During a recent site inspection it was quite surprising how many plum and damson trees were looking very sickly so Jill decided to do a little bit of research.
She have discovered that many of our trees are suffering with rust fungus of one form or another. The pear trees have European Pear Rust (orange & brown spots on the leaves) and the plums have Plum Rust (small yellow spots on the top of the leaf with tiny brown spots on the underside), both spread rapidly by means of airborne spores. Although most information suggests that fruit is not affected this does not apply if the infestation is severe or if it takes hold early in the season. Fruit may be under developed and fail to ripen or totally inedible.
It is possible to treat with a chemical spray, although on a large tree this may not be practical. Myclobutanil (Systhane) in various forms such as Bio Systhane Fungus Fighter can be applied in July. However, good crop management is probably the best solution. Burn fallen leaves and fruit debris in autumn or take it off site for disposal elsewhere, this will reduce the number of spores laying dormant for the winter. Avoid over application of nitrogen fertilisers, this encourages soft growth which is more susceptible to the fungus. Maintain an open centre to fruit trees to allow good air circulation. As a general rule prune pip fruit trees in winter (apple and pear) and stone fruit in summer (plum and cherry).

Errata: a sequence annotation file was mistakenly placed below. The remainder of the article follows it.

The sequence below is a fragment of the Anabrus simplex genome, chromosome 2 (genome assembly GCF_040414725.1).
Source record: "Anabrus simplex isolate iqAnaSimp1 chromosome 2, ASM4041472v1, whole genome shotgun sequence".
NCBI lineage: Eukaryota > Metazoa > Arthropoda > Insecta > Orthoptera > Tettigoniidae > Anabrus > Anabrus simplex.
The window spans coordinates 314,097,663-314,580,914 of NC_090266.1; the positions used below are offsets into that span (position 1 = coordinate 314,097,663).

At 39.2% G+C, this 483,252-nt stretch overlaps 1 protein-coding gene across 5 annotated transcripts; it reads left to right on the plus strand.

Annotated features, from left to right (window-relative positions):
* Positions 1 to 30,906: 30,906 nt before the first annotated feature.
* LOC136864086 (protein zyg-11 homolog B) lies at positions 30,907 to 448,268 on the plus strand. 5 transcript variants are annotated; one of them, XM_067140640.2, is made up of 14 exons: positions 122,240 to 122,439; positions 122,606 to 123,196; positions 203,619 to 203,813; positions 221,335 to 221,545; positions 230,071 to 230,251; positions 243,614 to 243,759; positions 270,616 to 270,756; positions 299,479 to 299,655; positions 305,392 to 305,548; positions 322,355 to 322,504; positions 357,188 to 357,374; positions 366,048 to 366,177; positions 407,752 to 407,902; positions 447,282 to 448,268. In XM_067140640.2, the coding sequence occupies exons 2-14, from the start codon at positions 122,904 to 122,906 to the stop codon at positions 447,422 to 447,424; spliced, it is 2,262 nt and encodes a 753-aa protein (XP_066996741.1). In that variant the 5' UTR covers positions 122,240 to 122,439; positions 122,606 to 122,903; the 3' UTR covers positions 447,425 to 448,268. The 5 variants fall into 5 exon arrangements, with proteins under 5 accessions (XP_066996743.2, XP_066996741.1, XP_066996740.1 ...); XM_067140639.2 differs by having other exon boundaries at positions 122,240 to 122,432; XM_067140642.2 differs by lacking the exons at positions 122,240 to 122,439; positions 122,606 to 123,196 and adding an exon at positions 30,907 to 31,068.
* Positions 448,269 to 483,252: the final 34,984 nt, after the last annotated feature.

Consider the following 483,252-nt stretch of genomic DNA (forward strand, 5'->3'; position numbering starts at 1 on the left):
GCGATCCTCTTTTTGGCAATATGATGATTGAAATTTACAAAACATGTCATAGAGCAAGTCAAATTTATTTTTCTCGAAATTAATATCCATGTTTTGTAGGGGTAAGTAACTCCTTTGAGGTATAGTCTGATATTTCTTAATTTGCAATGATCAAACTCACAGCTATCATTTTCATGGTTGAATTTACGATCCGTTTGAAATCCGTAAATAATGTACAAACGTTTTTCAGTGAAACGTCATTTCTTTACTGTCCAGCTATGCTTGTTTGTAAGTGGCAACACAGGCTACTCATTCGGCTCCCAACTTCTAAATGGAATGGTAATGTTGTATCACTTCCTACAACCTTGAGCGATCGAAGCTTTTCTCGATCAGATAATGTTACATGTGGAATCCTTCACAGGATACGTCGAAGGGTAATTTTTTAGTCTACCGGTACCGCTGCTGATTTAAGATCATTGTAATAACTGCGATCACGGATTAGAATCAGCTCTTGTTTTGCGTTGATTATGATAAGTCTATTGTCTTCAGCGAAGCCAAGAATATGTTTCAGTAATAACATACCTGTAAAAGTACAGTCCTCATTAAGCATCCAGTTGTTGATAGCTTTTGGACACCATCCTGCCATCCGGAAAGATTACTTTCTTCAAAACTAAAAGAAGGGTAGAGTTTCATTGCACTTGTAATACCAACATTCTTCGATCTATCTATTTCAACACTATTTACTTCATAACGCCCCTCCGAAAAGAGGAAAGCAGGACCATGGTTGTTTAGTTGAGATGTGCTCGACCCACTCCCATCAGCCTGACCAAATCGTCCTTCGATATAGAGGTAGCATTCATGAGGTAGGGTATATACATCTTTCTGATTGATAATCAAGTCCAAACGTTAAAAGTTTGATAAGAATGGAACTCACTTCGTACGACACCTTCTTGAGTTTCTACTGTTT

Another common disease of fruit trees is Brown Rot; the skin of infected fruit will have a brown appearance with small raised light brown bumps. If fruit is left on the tree it will dry and shrivel completely. There is no chemical treatment available for brown rot. Infected fruit should be removed and destroyed as quickly as possible, do not leave rotting fruit on the ground.
It would seem if blight didn’t get your crops then rust or rot just might ….. Oh the delight of airborne fungus spores. There is much to do in autumn and winter, thank goodness the weeds stop growing for a while!